Friday, November 30, 2007

'Last year' of the Tiger as boom peters out

The Celtic Tiger era could be over next year, according to a leading economist.

He said that the growth in the Irish labour market had been the envy of Europe but now the 'second wave' of the boom was coming to an end.

Brian McCormick from FAS predicted that the number of net new jobs will plummet from 69,000 this year to only 17,000 next year. At the same time the unemployment rate will rise from 4.5pc to 5.2pc next year.

Net immigration will be halved from 70,000 this year to 35,000 next year, he told the sixth annual FAS Labour conference held in Farmleigh House.

He said that something like 400,000 Personal Public Service (PPS) numbers had been issued to immigrants over the past few years, mainly to those coming from Poland, Slovakia, the Czech Republic and the Baltic States. About two-thirds of the recipients worked in Ireland at one stage or another and many were still here while others had returned home.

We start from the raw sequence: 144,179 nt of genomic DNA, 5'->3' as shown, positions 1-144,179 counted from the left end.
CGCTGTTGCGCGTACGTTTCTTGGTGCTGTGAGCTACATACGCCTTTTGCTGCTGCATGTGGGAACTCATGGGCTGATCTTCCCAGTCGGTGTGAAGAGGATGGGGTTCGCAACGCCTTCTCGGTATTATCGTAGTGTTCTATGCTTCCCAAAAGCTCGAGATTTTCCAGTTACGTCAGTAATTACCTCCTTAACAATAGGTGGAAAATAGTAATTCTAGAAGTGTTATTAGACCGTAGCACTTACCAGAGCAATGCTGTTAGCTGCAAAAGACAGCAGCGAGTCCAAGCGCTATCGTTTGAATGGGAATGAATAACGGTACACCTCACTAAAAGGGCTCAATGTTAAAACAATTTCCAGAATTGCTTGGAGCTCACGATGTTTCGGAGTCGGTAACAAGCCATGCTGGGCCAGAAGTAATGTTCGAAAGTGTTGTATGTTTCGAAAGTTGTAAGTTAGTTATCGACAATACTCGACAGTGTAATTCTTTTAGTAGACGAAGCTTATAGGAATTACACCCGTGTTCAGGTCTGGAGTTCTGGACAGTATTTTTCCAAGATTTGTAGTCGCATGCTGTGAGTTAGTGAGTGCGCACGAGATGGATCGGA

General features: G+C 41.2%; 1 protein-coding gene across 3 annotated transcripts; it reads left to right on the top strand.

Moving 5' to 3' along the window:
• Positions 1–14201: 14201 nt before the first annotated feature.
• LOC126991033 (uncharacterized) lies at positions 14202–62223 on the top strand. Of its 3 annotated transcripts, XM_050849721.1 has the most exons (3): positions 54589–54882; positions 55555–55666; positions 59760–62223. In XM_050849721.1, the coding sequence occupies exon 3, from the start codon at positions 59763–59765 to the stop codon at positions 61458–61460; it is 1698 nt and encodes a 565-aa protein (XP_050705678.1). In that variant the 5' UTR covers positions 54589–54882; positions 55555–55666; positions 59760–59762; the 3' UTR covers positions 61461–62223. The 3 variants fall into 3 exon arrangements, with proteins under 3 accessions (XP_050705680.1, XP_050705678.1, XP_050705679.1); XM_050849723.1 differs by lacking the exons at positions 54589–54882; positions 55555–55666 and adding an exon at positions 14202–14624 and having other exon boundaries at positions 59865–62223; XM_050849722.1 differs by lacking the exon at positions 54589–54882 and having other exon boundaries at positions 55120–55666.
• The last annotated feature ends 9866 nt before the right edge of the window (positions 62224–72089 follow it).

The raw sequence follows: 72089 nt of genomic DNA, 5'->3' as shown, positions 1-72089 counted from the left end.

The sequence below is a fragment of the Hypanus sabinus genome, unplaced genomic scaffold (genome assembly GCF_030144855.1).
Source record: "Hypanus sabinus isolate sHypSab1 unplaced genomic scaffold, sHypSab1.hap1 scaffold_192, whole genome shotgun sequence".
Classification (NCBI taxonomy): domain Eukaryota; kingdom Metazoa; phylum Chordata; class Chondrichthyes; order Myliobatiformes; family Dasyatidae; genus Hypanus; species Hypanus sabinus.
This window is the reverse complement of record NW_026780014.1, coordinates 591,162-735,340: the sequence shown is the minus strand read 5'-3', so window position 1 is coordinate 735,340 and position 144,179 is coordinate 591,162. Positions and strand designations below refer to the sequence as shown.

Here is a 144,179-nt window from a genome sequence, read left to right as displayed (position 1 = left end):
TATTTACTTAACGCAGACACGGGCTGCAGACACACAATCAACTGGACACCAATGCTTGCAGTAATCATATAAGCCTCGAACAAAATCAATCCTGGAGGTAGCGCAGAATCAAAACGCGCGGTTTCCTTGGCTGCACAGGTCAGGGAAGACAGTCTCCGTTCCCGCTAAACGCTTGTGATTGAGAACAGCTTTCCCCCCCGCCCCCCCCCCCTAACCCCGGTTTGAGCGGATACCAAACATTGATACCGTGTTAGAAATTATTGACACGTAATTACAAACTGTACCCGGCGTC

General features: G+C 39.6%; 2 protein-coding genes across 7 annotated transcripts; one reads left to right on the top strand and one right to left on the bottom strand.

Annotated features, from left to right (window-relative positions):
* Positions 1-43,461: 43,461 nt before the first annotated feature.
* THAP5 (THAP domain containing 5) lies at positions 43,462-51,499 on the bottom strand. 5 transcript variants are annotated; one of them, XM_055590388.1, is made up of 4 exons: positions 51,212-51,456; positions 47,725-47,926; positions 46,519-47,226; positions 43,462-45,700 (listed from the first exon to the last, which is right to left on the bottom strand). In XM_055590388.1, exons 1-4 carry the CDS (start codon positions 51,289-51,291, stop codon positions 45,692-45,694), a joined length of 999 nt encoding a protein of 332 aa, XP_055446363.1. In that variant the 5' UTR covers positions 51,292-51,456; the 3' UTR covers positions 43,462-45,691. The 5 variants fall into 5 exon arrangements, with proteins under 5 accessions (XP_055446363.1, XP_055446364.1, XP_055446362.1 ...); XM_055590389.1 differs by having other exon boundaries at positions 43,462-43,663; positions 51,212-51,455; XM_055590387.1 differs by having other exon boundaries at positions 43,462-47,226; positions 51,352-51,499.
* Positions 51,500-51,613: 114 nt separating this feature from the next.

Many of the immigrants worked in the building industry but, with the slowdown in that sector, some of these skilled personnel would move to other countries where construction was picking up.


The turnaround comes after unprecedented success in the Irish labour market which began in earnest in 1998. An additional 600,000 jobs have been created since thenr.

Most of the recent growth was driven by consumer demand and by the construction sector. But now there is a slowdown in that sector along with concerns about competitiveness and credit, added Mr McCormick.

Dr James Wickham, TCD's Employment Research Centre, noted that a high percentage of returned emigrants and new immigrants had skills and third level qualifications. But people could also leave said Dr Wickham who commented that there was a global 'war' for talent.

The Indo

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